I chose this story because the kids love it and I consider it to be a 'classic' for 2nd graders. Many of them have read the story, but its still fun to re-read. The characters clearly change, and the author's purpose in developing them is very straightforward. My goal is to really focus on how questions help the reader determine what motivates the character and how the character changes.
If you have not taught lessons about question writing, I encourage you to look at some of the earlier lessons so your students get some practice with writing and answering questions. These lessons include The Whys and Whens of Questioning about Literature, Big Questions About Informational Text, So What Do You Think, Using Evaluative Questions with Literature, Evaluative Questions-Pick Your Side and Argue, and What Are You Asking About Informational Text?.
Underlined words below are lesson vocabulary words that are emphasized and written on sentence strips for my Reading & Writing word wall. I pull off the words off the wall for each lesson, helping students understand this key 'reading and writing' vocabulary can be generalized across texts and topics. The focus on acquiring and using these words is part of a shift in the Common Core Standards towards building students’ academic vocabulary. My words are color coded ‘pink’ for literature/’blue’ for reading strategies/’orange’ for informational text/'yellow' for writing/’green’ for all other words)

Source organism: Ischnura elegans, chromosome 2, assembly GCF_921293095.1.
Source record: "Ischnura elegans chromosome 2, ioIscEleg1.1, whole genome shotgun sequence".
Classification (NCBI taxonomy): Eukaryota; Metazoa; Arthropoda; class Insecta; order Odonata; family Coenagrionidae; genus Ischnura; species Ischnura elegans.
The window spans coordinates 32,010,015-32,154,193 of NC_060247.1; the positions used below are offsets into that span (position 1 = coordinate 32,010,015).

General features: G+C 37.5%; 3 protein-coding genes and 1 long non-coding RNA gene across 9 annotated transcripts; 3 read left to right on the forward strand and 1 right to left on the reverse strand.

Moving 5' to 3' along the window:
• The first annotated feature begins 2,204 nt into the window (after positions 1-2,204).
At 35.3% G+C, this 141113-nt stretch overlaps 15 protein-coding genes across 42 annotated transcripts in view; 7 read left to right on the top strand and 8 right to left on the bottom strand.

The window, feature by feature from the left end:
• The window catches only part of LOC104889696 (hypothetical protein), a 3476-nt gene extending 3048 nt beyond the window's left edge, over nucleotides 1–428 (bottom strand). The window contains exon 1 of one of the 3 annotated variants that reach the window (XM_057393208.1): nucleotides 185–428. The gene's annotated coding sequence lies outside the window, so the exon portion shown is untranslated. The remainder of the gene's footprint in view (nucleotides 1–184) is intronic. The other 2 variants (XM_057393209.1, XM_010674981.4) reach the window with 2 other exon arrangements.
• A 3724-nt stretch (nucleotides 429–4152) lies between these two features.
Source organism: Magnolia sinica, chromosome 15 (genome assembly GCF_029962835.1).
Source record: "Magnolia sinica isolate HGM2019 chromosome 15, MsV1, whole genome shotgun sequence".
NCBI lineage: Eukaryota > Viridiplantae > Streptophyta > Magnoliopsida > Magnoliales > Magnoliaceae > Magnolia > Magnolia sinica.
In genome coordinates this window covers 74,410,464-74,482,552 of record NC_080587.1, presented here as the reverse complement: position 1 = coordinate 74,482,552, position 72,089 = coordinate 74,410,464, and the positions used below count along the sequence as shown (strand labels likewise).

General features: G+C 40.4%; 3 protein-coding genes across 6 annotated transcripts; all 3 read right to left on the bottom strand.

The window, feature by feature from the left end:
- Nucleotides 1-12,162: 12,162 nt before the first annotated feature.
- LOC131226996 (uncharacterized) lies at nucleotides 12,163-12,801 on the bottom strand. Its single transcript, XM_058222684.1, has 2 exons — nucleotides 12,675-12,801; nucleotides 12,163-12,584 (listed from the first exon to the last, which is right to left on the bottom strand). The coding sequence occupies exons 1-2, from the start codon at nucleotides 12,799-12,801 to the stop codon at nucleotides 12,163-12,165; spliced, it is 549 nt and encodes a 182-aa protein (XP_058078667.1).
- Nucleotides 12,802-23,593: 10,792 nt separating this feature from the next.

Get students engaged
Common starting point
Give the purpose of the lesson
Introduce the strategy
Practice strategy - modeling & guided practice
Students work-formative assessment
Add to the project
My students had great ideas about questions to ask, although the evaluative questions were harder for them to write. As they worked, I prompted some students who were struggling to reread what they had written as they thought of other questions. This student had a good idea, but he needed prompting to use different questions and not reword a previous question. This is such great practice for the students - writing questions and using text to answer them.
Although this lesson is about a literature topic, we use this questioning strategy in all academic areas. If my students can become skilled at asking and answering questions with evidence, that will really help them comprehend both literature and informational text.
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Scaffolding and Special Education: This lesson could be easily scaffolded up or down, depending on student ability.
For students with academic challenges, you may need to partner them with another student or prompt them with questions to write. They should do fine with the illustrations - 'how did the character change?', but need help formulating questions.
For students with more language, really encourage them to go deeper with the inferential questions. Instead of 'How did her clothes change?', encourage them to ask, 'How did her personality change?' or 'Why did she challenge the dragon to do some much?'.